Weekend Traveler

Taste your way through Mendocino

The view from Harbor House Inn. PHOTO: Bo Links

Mendocino County, with its focus on food, wine, and everything local, is a welcome rural retreat from the traffic-clogged San Francisco Bay Area. Rolling hillsides, winding roads, beautiful Redwood forests and Oak trees, lush vineyards, and a spectacular coastline are just some of the wonders found about three hours north of San Francisco along California’s coast.

Mendocino County was founded in 1850 at the time of California’s statehood. It was home to numerous Native American tribes as well as the logging industry. Agriculture developed at the same time, beginning with hops, then fruit trees and now vineyards. Today, find award-winning chefs, acclaimed wines, passion for regional products, friendly residents, and talented artisan producers.

Instead of heading for the town of Mendocino, my husband and I decided to explore Elk on the stunning Pacific coast and Boonville (home to its own dialect, Boontling) in the heart of the Anderson Valley.


Our first night was at the spectacularly situated Harbor House Inn in the tiny town of Elk. The hotel sits atop the rocky coastline, overlooking the Pacific Ocean. It has its own beach, natural waterfall, multiple caves (accessible at low tide), lush gardens and raised beds, views that don’t quit, and a chicken coop, guaranteeing fresh eggs.

Recently renovated and restored, the 103-year-old main house boasts the redwood originally logged for the mansion; in fact, the single-family home was built to showcase the beauty of the wood. Today, the comfortable, richly appointed, intimate boutique hotel passionately focuses on sustaining the natural beauty of the area, growing and producing many of its own products in concert with neighboring farmers, and offering a serene environment for guests. The sitting and dining rooms offer magnificent views of the property and the ocean (binoculars are within easy reach to catch birds, whales, or whatever might be passing by). The interior is tastefully decorated with antiques and nautical pieces as well as native flora — even a million-year-old piece of petrified redwood, four feet in diameter.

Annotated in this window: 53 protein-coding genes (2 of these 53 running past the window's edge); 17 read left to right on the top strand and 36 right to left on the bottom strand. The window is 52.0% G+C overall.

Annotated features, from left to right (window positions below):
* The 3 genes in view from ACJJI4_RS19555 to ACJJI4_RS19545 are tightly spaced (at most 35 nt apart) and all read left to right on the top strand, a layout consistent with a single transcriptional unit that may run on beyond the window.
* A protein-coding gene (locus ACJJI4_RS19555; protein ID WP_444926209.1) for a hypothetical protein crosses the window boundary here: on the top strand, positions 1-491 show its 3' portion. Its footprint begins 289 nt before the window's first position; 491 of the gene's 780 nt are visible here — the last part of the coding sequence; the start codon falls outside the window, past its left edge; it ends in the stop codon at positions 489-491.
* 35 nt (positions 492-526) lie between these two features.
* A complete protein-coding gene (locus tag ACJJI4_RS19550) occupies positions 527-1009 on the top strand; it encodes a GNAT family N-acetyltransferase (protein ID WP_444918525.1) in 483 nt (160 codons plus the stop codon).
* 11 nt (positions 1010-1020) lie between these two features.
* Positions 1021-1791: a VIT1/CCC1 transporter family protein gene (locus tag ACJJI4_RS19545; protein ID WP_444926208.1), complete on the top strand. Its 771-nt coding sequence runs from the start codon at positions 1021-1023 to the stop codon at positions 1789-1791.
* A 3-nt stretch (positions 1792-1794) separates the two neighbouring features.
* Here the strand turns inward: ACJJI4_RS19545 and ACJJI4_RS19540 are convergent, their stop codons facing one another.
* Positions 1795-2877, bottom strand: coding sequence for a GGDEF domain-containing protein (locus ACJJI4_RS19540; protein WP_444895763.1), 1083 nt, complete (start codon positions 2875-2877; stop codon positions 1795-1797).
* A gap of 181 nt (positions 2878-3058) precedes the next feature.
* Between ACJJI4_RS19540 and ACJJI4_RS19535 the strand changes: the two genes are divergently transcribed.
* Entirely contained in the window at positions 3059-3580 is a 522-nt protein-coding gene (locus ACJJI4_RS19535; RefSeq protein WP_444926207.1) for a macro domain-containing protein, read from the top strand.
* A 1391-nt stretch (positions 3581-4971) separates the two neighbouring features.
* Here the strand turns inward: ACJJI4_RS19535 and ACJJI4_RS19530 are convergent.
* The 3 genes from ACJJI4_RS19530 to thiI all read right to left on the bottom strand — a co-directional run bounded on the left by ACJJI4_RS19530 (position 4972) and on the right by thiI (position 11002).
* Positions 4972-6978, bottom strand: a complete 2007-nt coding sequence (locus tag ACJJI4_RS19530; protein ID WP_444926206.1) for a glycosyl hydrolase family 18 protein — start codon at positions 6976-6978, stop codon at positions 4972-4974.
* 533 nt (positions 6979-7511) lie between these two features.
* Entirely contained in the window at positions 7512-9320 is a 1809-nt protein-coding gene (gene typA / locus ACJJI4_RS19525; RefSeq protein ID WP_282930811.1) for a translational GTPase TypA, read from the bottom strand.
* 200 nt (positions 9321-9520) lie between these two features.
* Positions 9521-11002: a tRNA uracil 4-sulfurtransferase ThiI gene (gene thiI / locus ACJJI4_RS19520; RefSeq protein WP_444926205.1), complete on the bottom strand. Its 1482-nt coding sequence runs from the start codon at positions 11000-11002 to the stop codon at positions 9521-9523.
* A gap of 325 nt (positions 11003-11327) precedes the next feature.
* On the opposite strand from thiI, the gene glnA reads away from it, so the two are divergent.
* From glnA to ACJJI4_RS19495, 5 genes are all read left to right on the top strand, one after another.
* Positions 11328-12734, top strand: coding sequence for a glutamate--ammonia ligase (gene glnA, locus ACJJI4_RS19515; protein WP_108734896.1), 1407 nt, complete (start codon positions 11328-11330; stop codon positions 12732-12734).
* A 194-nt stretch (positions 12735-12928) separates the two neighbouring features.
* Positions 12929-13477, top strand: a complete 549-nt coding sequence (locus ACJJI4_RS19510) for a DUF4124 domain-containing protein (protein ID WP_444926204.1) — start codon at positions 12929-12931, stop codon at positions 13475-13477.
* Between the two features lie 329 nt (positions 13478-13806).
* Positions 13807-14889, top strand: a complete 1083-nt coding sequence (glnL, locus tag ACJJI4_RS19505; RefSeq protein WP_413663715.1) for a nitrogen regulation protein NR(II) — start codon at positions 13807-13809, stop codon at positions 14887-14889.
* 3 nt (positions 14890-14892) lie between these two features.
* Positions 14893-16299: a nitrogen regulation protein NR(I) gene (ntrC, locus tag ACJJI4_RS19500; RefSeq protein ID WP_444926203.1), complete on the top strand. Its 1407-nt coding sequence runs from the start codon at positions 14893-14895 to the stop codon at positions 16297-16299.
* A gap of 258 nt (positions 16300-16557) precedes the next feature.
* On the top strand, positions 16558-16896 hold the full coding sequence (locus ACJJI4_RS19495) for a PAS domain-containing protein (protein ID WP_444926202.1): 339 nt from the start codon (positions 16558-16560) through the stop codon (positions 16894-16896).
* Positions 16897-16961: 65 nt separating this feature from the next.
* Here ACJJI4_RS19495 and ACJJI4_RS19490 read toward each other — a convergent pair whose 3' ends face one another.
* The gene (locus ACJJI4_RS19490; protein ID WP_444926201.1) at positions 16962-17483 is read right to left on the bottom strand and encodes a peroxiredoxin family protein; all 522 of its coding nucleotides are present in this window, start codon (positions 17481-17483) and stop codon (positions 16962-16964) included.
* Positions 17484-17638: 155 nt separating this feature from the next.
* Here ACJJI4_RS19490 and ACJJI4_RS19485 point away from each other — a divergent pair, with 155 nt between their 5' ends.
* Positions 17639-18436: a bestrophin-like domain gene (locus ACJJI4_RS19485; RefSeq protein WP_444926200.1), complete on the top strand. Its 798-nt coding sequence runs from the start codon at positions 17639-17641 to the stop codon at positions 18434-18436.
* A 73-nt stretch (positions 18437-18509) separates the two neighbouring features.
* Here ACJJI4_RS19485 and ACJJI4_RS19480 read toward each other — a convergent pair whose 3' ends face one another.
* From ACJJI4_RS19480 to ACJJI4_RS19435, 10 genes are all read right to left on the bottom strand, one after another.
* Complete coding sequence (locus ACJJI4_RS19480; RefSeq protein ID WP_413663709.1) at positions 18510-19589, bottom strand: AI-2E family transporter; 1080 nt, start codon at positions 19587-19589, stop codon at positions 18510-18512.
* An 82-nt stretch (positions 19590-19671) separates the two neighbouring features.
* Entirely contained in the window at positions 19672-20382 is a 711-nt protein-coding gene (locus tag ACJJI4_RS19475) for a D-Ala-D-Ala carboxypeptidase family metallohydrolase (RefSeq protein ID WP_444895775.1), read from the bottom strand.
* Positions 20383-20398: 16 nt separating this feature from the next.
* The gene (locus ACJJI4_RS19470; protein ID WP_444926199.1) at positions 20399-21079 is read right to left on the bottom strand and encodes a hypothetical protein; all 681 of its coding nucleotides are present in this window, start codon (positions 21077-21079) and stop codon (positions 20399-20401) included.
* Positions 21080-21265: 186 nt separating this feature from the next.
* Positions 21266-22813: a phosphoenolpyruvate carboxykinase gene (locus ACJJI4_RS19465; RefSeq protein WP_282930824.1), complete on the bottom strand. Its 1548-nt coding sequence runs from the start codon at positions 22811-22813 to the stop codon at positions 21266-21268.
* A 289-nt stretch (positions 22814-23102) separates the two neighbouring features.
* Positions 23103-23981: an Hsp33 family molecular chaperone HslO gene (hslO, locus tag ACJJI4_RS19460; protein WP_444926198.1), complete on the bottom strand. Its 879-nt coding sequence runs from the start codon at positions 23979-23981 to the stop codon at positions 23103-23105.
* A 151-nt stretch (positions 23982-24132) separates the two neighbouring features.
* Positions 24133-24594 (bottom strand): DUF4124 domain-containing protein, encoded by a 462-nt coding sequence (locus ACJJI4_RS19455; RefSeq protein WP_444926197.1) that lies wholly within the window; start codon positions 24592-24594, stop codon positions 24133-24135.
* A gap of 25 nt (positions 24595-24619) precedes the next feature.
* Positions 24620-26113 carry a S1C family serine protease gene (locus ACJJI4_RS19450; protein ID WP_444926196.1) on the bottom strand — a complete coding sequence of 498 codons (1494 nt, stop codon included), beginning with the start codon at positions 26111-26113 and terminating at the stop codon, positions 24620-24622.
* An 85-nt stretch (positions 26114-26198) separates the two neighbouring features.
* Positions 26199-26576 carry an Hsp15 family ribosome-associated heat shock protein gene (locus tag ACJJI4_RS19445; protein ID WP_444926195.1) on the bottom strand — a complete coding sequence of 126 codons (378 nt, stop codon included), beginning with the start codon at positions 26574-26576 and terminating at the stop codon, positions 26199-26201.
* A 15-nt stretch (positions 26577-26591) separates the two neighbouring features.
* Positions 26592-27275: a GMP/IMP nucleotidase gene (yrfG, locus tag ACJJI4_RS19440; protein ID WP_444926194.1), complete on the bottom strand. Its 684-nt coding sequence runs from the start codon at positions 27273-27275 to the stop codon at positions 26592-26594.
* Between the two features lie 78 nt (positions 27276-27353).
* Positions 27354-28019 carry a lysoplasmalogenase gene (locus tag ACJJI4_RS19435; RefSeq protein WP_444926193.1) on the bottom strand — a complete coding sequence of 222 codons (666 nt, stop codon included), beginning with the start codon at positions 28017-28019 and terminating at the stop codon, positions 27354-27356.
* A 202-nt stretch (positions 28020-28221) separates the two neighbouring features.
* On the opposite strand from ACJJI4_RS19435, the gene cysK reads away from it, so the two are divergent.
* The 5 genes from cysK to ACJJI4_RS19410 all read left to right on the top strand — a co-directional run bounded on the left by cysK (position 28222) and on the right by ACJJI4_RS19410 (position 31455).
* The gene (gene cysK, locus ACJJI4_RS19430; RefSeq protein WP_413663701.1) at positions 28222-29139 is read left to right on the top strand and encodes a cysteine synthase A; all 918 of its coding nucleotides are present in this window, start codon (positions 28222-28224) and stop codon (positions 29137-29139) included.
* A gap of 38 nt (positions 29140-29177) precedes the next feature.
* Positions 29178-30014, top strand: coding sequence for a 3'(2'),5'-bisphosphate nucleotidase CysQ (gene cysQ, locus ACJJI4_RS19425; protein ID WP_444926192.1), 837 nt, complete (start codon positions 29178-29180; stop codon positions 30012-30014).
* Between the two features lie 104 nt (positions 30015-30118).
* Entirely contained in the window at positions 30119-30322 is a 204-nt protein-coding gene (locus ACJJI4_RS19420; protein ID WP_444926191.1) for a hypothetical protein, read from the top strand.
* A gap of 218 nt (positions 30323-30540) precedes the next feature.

There are six rooms in the main house and four cottages nestled in the trees. Our cottage had a private deck with ocean view, double-sided fireplace between the sitting room and bedroom, and a big sliding barn door to the bedroom. The cozy interior features shades of blue and leather upholstery on the sofa and chairs. At night, we fell asleep to the crashing waves (800-720-7474,

Enjoy brandade on toast from the Boonville Hotel. PHOTO: Bo Links

Enjoy brandade on toast from the Boonville Hotel. PHOTO: Bo Links

Next up was the Boonville Hotel, sitting on several acres in the center of town in the Anderson Valley. A country roadhouse at its best, the hotel is known for the food and wine, ambiance, unique accommodations, and of course the people. The main building houses the restaurant with open kitchen and a small retail spot. The dining areas are spread throughout the house and offer rooms for small and large parties as well as outside patio seating.

The property sits adjacent to a creek and has lawn space to roam, sit, and relax. Beautiful trees and gardens line the grounds. Choose from 15 different rooms set among the surroundings including some on the top floor of the main building as well as stand-alone cottages and a creekside bungalow. Designed with an eclectic flair, no two rooms are alike and all offer privacy and comfort. Two additional rooms are set to open this summer in a two-story building (one fully ADA compliant).

We opted for the bungalow with its relaxed interior — gas fireplace, queen bed and sofa, screened porch with additional sleeping, and unusual two-level stone bathroom. (Check the floor plan before booking to be sure your choice is physically accessible for your needs) (707-895-2210,


Both Elk and Boonville provide the perfect backdrop for lots of fun — choose from multiple state parks and forests for hiking, horseback riding, and biking; tasting rooms; rivers for kayaking and swimming and beaches to wander. Greenwood State Beach ( in Elk has access to the rugged Pacific Coast; there’s even a museum in town that depicts its logging history dating from the late 1800s ( Navarro Point Preserve & Coastal Trail ( offers dramatic views of the Pacific; head east from there and drive through the magnificent Navarro River Redwoods State Park ( Both hotels help coordinate activities.

Here are some favorite family-owned and operated spots in the Anderson Valley:

Pennyroyal Farm: This is a great stop that combines tours of the farm, including the milking parlor, the creamery, and the winery as well as a visit to the sheep and goats with wine and cheese tasting, too. The team is totally committed to the sustainability and regeneration of their farm and its operations, including animal husbandry. The 2015 Pinot Noir, the deviled eggs, and the seasonal artisanal cheeses (including Bollie’s Mollies and the Boont Corners, all Boontling names) shouldn’t be missed (707-895-2410,